VLP/SOF (Epclusa)12 is the only product on the market that is indicated for the treatment of all HCV genotypes; it can be taken with or without food. VLP is a CYP3A4 substrate along with other enzymes (TABLE 13–12). Common DDIs are listed in TABLE 22–12,17 and TABLE 32–12 Antacids should be taken 4 hours apart from VLP/SOF. H2-antagonists should be given simultaneously or 12 hours apart, with doses that do not exceed famotidine 40 mg twice daily or its equivalent. PPIs are not recommended for use because of the lack of data; however, if the benefits outweigh the risks, then VLP/SOF can be given 4 hours before omeprazole 20 mg or its equivalent with food. Treatment with VLP/SOF does not require any dosage adjustments in people with hepatic impairment; it has not been studied in patients with an eGFR <30 mL/min/1.73 m2, however. The duration of treatment with VLP/SOF is 12 weeks.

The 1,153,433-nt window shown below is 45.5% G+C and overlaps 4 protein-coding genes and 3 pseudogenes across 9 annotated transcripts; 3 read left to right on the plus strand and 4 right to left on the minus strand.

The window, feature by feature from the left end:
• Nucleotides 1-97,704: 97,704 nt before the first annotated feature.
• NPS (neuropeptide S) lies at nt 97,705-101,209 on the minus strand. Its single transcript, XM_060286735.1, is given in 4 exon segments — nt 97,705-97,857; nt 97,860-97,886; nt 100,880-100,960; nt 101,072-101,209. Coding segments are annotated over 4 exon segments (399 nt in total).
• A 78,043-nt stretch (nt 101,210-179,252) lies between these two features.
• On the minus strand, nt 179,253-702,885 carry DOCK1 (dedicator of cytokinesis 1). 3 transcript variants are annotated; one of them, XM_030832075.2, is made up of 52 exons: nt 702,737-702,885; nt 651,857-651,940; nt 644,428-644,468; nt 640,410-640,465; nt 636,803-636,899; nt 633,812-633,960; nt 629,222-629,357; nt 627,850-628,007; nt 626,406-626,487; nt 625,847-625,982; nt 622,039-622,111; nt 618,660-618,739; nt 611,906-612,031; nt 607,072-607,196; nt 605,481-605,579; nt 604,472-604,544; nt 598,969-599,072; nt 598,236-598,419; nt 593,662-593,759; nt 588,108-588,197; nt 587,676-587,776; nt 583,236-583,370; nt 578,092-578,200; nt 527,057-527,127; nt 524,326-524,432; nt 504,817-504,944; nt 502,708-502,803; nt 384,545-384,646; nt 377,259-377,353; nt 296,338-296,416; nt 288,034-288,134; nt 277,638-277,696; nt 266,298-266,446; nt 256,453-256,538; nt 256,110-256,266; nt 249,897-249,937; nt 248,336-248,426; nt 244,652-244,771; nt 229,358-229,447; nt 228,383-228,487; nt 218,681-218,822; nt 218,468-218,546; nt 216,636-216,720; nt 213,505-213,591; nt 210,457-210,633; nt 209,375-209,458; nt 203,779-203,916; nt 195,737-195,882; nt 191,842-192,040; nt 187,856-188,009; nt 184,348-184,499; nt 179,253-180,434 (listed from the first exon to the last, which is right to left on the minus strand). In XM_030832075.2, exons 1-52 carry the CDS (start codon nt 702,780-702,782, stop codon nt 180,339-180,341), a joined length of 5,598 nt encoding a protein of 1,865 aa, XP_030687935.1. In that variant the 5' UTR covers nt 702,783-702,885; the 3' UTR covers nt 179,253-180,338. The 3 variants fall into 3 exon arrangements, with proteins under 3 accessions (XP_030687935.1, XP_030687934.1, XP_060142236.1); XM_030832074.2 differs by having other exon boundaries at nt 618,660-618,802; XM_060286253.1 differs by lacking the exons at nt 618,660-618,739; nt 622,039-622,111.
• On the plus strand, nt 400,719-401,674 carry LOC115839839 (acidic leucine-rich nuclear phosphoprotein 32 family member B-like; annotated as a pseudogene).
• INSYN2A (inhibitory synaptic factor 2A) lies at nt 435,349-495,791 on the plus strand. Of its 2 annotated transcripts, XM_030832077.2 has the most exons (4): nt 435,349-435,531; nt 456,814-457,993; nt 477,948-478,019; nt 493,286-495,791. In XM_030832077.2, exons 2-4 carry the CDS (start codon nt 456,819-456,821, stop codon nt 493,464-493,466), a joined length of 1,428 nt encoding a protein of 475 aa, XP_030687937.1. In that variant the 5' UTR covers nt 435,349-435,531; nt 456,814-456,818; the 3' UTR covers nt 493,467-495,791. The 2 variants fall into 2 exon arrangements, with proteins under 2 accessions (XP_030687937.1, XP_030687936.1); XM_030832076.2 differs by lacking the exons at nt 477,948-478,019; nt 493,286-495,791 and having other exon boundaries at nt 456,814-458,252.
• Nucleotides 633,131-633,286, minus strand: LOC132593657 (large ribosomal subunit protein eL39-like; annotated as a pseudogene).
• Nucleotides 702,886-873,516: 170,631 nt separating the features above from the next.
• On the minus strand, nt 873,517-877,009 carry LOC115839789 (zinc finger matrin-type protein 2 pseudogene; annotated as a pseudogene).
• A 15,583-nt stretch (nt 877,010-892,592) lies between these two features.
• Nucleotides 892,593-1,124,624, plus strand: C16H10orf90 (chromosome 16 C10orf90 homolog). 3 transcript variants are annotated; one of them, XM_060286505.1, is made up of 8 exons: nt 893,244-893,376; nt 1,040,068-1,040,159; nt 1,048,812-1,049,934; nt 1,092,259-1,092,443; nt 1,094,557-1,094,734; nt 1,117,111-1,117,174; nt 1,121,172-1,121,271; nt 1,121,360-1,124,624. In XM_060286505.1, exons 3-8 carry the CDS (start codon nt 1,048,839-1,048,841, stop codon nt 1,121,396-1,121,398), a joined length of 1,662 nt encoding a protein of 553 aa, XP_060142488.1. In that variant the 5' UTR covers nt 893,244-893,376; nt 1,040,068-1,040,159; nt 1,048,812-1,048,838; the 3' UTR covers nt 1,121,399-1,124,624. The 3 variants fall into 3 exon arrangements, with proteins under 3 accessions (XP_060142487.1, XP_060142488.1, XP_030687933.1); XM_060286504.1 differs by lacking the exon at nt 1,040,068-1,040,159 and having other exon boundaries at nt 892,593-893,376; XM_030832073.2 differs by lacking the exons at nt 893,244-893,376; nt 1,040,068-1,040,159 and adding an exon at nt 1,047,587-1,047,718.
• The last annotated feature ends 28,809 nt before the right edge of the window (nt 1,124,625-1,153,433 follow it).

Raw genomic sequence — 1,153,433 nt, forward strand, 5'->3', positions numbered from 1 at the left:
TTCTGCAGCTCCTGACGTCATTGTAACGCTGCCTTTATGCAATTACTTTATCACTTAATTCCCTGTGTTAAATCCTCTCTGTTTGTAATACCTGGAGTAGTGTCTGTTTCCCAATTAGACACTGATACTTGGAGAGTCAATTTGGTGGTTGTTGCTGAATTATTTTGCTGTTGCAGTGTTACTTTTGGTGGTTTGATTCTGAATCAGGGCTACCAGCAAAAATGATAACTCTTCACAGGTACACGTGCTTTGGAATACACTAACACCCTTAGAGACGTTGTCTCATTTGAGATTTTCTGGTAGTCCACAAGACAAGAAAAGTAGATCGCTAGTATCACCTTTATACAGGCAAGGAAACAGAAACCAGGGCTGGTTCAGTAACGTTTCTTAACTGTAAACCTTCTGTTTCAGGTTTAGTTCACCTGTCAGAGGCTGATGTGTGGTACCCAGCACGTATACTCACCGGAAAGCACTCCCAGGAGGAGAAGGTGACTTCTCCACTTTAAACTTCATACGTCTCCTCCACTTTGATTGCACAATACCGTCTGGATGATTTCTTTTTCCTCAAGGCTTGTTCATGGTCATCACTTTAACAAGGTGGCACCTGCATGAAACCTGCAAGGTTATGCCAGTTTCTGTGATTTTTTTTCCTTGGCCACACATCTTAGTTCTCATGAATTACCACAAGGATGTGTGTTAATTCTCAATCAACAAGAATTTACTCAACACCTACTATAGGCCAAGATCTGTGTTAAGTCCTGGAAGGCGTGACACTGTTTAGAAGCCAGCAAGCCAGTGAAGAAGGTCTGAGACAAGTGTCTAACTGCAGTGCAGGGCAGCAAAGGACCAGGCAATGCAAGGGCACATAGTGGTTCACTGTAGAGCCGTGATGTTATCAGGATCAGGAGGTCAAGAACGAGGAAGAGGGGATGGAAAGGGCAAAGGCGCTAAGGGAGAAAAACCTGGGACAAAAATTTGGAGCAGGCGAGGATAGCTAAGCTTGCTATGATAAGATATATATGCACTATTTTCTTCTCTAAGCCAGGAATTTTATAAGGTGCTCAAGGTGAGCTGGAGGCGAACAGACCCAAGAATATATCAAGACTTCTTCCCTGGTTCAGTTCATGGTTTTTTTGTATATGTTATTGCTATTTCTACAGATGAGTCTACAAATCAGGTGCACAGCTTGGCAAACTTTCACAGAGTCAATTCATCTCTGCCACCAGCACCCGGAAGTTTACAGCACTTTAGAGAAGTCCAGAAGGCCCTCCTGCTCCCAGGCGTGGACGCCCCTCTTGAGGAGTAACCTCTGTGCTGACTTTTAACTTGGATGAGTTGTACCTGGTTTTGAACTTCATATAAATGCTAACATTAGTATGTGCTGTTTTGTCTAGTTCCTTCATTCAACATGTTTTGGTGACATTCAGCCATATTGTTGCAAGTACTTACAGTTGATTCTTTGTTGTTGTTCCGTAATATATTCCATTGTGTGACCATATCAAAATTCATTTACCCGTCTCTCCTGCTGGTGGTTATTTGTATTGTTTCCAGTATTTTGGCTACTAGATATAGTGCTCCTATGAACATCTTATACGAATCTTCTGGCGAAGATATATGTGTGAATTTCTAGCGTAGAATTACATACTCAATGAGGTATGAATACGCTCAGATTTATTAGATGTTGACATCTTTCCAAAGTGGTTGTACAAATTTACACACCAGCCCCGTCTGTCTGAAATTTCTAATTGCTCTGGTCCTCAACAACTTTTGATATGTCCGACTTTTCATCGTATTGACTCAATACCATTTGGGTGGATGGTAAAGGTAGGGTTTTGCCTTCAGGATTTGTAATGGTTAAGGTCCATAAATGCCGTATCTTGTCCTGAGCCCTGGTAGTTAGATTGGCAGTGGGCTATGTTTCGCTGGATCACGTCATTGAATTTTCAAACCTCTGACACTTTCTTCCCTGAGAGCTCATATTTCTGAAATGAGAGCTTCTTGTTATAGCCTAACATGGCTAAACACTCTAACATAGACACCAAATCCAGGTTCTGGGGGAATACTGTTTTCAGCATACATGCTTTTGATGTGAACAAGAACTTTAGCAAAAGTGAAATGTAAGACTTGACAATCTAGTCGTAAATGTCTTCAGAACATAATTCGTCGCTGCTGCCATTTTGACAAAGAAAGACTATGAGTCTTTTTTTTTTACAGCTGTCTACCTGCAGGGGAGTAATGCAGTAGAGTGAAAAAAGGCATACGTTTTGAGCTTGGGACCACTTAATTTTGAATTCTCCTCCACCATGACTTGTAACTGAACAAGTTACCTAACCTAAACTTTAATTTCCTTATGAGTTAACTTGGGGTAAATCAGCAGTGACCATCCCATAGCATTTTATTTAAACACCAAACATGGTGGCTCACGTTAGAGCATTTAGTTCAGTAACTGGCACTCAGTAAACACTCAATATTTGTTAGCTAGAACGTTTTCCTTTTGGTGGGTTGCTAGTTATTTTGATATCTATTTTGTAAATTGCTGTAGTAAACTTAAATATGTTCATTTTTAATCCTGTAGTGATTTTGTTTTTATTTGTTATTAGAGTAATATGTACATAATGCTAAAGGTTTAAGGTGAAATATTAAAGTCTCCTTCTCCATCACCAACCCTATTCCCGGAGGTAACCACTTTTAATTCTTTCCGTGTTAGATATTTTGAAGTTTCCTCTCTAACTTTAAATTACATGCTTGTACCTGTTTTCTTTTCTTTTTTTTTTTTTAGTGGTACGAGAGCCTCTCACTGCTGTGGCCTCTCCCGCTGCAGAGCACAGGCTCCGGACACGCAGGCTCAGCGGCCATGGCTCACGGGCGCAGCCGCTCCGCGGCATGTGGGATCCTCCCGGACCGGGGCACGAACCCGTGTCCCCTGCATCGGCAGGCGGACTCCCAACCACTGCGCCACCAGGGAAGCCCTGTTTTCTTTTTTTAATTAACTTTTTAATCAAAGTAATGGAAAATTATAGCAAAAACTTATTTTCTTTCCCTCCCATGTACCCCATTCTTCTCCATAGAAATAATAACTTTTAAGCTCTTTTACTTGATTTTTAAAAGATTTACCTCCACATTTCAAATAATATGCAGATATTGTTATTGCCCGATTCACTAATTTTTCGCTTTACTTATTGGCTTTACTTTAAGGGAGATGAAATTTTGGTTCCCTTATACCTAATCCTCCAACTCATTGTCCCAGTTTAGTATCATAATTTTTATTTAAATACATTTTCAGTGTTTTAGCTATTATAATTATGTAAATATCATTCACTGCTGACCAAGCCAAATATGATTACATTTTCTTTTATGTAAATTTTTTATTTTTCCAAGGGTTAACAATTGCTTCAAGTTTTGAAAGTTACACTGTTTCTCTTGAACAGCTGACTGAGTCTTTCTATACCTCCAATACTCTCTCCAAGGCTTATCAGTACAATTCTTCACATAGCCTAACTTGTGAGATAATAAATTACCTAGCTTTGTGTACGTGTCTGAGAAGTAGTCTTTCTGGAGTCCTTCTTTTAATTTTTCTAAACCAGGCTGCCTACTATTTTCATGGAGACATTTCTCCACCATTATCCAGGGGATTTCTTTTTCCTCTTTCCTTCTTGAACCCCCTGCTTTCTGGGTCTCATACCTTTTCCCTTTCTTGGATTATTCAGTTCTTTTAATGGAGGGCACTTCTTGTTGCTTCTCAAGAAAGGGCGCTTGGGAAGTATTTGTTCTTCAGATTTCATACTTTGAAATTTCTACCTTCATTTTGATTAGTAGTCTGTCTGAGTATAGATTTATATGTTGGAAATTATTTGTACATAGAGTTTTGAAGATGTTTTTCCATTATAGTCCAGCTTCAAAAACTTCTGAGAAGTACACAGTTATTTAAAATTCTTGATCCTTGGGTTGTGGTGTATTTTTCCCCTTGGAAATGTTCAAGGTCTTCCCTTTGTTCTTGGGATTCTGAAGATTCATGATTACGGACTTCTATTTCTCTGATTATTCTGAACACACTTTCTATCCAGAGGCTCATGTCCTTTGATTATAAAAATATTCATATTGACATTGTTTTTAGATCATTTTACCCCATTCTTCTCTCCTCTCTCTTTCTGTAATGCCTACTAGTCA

PIPELINE MEDICATIONS13
Glecaprevir/pibrentasvir is being studied by AbbVie for the treatment of HCV genotypes 1 and 3 through 6 in patients with kidney disease stages 4 and 5. In a study of 104 patients with HCV, SVR12 rates of 98% were observed.14 The duration of treatment was 12 weeks, but other study results regarding HCV genotype 1 in noncirrhotic patients have demonstrated treatment durations as low as 8 weeks.13 A new drug application (NDA) was submitted to the FDA in December 2016.

A combination of SOF/VLP/voxilaprevir is being studied by Gilead Sciences for salvage therapy in patients who previously failed DAAs, including LDV, DCV, and OMB. Genotypes 1 through 6 were studied, and SVR12 rates of 96% were seen after 12 weeks of treatment.15 In treatment-naïve patients, the duration of therapy can be 8 weeks. An NDA was submitted to the FDA in December 2016.